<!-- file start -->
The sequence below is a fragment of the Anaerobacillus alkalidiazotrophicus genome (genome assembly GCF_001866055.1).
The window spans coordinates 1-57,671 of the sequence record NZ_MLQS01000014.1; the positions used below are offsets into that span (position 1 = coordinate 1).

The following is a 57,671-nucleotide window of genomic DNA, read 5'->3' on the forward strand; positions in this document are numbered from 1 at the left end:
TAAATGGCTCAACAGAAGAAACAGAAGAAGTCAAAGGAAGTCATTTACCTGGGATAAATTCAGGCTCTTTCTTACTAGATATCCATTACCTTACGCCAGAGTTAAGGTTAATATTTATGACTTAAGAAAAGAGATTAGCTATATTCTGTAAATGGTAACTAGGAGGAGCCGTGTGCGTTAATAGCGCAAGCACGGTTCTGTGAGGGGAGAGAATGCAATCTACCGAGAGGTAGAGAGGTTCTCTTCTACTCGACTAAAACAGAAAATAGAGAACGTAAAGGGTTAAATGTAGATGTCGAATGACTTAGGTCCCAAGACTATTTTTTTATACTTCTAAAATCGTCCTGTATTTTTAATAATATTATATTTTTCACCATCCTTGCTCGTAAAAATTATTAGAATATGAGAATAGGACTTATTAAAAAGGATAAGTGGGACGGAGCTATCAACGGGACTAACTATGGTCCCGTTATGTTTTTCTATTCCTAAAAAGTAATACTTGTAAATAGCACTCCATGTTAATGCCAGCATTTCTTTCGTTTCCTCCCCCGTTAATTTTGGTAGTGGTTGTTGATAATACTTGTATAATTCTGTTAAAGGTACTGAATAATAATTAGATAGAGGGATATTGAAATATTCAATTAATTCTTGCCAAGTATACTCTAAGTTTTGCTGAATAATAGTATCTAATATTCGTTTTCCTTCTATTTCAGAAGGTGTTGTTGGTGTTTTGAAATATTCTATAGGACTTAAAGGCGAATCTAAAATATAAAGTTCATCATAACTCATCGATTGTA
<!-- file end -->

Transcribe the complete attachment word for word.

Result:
The sequence below is a fragment of the Anaerobacillus alkalidiazotrophicus genome (genome assembly GCF_001866055.1).
The window spans coordinates 1-57,671 of the sequence record NZ_MLQS01000014.1; the positions used below are offsets into that span (position 1 = coordinate 1).

The following is a 57,671-nucleotide window of genomic DNA, read 5'->3' on the forward strand; positions in this document are numbered from 1 at the left end:
TAAATGGCTCAACAGAAGAAACAGAAGAAGTCAAAGGAAGTCATTTACCTGGGATAAATTCAGGCTCTTTCTTACTAGATATCCATTACCTTACGCCAGAGTTAAGGTTAATATTTATGACTTAAGAAAAGAGATTAGCTATATTCTGTAAATGGTAACTAGGAGGAGCCGTGTGCGTTAATAGCGCAAGCACGGTTCTGTGAGGGGAGAGAATGCAATCTACCGAGAGGTAGAGAGGTTCTCTTCTACTCGACTAAAACAGAAAATAGAGAACGTAAAGGGTTAAATGTAGATGTCGAATGACTTAGGTCCCAAGACTATTTTTTTATACTTCTAAAATCGTCCTGTATTTTTAATAATATTATATTTTTCACCATCCTTGCTCGTAAAAATTATTAGAATATGAGAATAGGACTTATTAAAAAGGATAAGTGGGACGGAGCTATCAACGGGACTAACTATGGTCCCGTTATGTTTTTCTATTCCTAAAAAGTAATACTTGTAAATAGCACTCCATGTTAATGCCAGCATTTCTTTCGTTTCCTCCCCCGTTAATTTTGGTAGTGGTTGTTGATAATACTTGTATAATTCTGTTAAAGGTACTGAATAATAATTAGATAGAGGGATATTGAAATATTCAATTAATTCTTGCCAAGTATACTCTAAGTTTTGCTGAATAATAGTATCTAATATTCGTTTTCCTTCTATTTCAGAAGGTGTTGTTGGTGTTTTGAAATATTCTATAGGACTTAAAGGCGAATCTAAAATATAAAGTTCATCATAACTCATCGATTGTA